This year, I'm thrilled to welcome back Charles Bradley, who gave one of the most memorable performances in the festival's history in 2012. I think Tune-Yards is one of the most fitting bands we've ever had. I can't imagine how magical and powerful Explosions in the Sky, who we've courted for years, will be. The band that is going to come out of nowhere and steal the show is Les Hay Babies, which I'm bringing from Canada to play Texas for the first time. I even booked a mini-Texas tour around their trip, and I can't wait to introduce them.
WYAT: How has the diversity of acts changed since the first year?
Travis Sutherland: The general idea hasn't changed at all - a wide range of genres featuring the best musicians possible. Having more available spots and many more bands to choose from has enabled us to further diversify the lineup, and bring in some of the best musicians alive. We never want to be pigeonholed into a genre, but keep the music positive, powerful, and basically mind-blowing.
WYAT: Is there an active effort to attract local vendors and artists to the festival?
Travis Sutherland: It doesn't take any effort to attract them, but we have almost exclusively local food and retail vendors, from Austin and the hill country, including some in my family. The music lineup has a strong representation of Austin bands we love. We're very much into supporting and promoting the local scene and economy in Austin and around Utopia.
WYAT: How have you maintained the intimate and unique experience which makes UTOPiAFest stand out from the crowded festival scene?
Travis Sutherland: Obviously the biggest intimacy factor is capping the audience. We're at a size that gives you the festival atmosphere, but is never overwhelming in any way. There is little to no waiting in line. You can easily make it to the very front of the two stages. You're never rushed, crowded, or stressed. The smaller size enables you to develop real friendships and relationships with other attendees.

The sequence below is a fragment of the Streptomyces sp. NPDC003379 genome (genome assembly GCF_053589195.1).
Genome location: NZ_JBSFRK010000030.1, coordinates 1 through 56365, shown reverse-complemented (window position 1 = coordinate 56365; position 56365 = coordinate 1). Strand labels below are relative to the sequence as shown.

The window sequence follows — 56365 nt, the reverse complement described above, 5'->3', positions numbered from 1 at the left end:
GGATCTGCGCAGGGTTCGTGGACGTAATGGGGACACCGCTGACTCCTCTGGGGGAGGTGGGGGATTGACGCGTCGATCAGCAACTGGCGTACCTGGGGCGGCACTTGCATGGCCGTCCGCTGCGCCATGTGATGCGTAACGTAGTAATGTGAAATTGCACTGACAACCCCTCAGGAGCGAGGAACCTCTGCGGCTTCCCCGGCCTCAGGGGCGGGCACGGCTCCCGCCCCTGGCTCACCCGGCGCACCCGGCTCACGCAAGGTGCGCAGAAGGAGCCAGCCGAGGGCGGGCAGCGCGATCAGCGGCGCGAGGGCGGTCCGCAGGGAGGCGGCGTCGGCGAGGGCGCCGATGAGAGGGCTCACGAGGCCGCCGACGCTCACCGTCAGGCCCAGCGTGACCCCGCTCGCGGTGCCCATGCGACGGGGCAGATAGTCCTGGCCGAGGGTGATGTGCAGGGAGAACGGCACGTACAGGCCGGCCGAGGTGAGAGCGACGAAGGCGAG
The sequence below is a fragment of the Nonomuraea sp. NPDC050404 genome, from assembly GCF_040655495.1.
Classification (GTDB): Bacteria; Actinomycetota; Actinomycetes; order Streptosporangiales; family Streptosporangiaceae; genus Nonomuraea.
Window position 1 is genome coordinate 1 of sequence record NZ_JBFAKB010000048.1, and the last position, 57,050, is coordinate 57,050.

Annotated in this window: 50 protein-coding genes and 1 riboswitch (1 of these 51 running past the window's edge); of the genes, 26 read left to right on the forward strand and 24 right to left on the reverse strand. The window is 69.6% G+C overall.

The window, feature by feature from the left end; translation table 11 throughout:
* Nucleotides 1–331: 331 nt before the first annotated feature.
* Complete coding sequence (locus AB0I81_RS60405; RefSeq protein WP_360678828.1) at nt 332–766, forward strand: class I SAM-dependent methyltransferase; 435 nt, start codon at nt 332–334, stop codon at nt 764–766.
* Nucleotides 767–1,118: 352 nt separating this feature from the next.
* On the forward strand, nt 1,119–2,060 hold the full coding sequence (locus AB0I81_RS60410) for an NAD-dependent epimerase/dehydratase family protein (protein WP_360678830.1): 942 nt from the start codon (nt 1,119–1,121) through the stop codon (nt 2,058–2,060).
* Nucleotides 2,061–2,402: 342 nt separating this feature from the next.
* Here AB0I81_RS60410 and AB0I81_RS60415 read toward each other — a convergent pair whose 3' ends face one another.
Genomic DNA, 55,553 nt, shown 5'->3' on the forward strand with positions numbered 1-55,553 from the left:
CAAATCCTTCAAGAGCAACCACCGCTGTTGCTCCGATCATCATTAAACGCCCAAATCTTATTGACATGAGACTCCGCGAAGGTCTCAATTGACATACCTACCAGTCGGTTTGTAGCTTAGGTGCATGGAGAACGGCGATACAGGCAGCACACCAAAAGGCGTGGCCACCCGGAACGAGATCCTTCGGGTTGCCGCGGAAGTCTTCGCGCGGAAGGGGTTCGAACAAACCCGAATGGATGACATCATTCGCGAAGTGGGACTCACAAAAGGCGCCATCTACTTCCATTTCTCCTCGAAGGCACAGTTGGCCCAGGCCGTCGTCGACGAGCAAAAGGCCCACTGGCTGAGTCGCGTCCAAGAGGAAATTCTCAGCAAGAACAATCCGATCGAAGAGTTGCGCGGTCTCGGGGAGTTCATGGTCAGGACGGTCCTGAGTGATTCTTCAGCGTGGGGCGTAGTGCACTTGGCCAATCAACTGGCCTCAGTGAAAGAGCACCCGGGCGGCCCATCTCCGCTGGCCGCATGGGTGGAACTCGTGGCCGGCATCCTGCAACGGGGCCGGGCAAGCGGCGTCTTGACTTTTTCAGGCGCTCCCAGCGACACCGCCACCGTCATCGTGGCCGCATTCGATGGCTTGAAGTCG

One of the main things that makes it unique is the location. It is absolutely one of the most gorgeous places in Texas and beyond. There is no sign of civilization. You can actually see the stars at night, and the air is incredibly refreshing. Being in a huge natural amphitheater created by the surrounding hills, combined with the best sound company in Austin, Nomad, and no noise pollution, makes for the best listening experience imaginable.
It's also unique in that, whereas the primary draw for most festivals is the names of the bands, people want to come to UTOPiA for the experience. Being in a literal and figurative Utopia, playing disc golf, hiking, or biking in the hills, camping under the stars, learning from workshops, taking a break from technology, fellowshipping with some of the most genuine and fun loving people you can find, coupled with absolutely amazing music, makes for a truly uplifting, rejuvenating, and refreshing weekend. It's also one of the only festivals I've been to where it's not weird to see children, in fact it's a wonderful element to it.
WYAT: What's your favorite aspect of UTOPiAfest?
Travis Sutherland: In a word, the people. UTOPiAns are from such a wide range of ages, places, and walks of life, but they are all so real, respectful, kind, passionate, considerate, creative, helpful, and really into enjoying life. We don't have to have a lot of security or rules, because the crowd is so responsible and self-policing. My family truly appreciates the respect they have for the land and their positive behavior. Otherwise it wouldn't happen.
What has amazed me the most is the personal and business relationships that have sprung from the festival. Many couples have met there, one of them got engaged there, and this year we're hosting a wedding. There's probably been a few conceptions as well. Many lifetime friendships and partnerships have been born there. It has changed peoples lives in all sorts of other positive ways. Being able to play a role in all of it is truly humbling and rewarding.